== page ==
By Aaron Weiss
The New York Giants win streak came to an end, falling to the Steelers in an ugly 24-14 loss. Let’s break down what went wrong, and look forward to next week’s marquee matchup!
Eli Apple/Rookies – The defense as a whole did a fairly admirable job up until the game was truly out of reach, barring one noticeable exception (more on that later). However, the rookie Eli Apple deserves special recognition, notching a season high 2 passes defended, his first fumble recovery, and his first career interception, on a stunning play against Steelers WR Eli Rogers. It was his best performance on the year, leaps and bounds ahead of what we’ve previously seen, and it highlights his potential to match and exceed his 1st round draft position.
Additionally, fellow rookies Paul Perkins and Sterling Shepard made their presence known (and to a lesser extent Andrew Adams, Jerell Adams, Romeo Okwara & Roger Lewis) throughout. Perkins was far better than Rashad Jennings running the ball (although Perkins has no receiving presence yet, whereas Jennings ranked 2nd on the team with 6 catches), averaging 5.4 yards a carry, including an 18 yard rush where Perkins juked the soul out of Stephon Tuitt. Likewise, Shepard still needs work, as he only caught 4 of his 8 targets, but he converted a touchdown and was Manning’s 1st option throughout the first half when Odell was being effectively suppressed by the Steelers’ defense. Shepard also had a nice 21 yard catch negated by a holding penalty on John Jerry.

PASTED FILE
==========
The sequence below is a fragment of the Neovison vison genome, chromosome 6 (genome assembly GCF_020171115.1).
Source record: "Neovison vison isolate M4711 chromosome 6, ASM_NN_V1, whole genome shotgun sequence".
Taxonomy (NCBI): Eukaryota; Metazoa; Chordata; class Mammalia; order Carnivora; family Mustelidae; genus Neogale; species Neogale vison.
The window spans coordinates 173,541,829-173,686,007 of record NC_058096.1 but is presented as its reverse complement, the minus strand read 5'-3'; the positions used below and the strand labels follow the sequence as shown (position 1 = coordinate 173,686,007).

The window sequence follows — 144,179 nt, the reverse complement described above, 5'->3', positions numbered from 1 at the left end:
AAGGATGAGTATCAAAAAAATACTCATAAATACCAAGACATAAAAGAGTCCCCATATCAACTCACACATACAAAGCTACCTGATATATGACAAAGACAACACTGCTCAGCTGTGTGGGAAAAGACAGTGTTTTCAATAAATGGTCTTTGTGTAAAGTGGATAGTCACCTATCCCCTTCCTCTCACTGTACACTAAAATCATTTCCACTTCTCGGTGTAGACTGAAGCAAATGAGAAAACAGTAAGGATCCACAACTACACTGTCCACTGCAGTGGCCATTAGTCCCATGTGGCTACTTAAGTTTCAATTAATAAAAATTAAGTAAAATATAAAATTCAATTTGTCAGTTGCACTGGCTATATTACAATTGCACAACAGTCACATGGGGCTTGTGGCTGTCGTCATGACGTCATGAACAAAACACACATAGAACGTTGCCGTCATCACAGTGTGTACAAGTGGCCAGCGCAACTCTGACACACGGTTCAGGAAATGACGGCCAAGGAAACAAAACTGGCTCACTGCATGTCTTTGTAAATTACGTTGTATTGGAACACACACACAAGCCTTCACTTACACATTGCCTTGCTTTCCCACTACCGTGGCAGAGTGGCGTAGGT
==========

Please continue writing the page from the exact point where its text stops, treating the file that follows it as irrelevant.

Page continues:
Antonio Brown – Antonio recorded 6 catches for 54 yards and a touchdown, marking one of his weaker performances this year. It was his 2nd worst performance by yards per catch, 4th worst in total catches, and 3rd worst in yards. Janoris Jenkins and the Giants’ secondary did a good job suppressing him. The only mistake was Brown’s 22 yard touchdown catch, a play on which Leon Hall broke his assignment of doubling Brown, and then Janoris got turned around just enough allow Brown to make an incredible catch in the back of the end zone. All in all, despite that touchdown, it was an admirable effort by the Giants to force Ben Roethlisberger to look elsewhere.
Discipline – The Steelers’ offense only entered the Red Zone once, and they only came away with a field goal. Despite almost 400 yards of Steelers offense, the Giants’ defense did a great job forcing Roethlisberger to go full gunslinger, an ability he is unfortunately quite skilled at. Additionally, the Giants only recorded 4 penalties, which juxtaposed with the Steelers 12 penalties deserves recognition. Unfortunately 2 of those penalties were due to the same man (more on him later).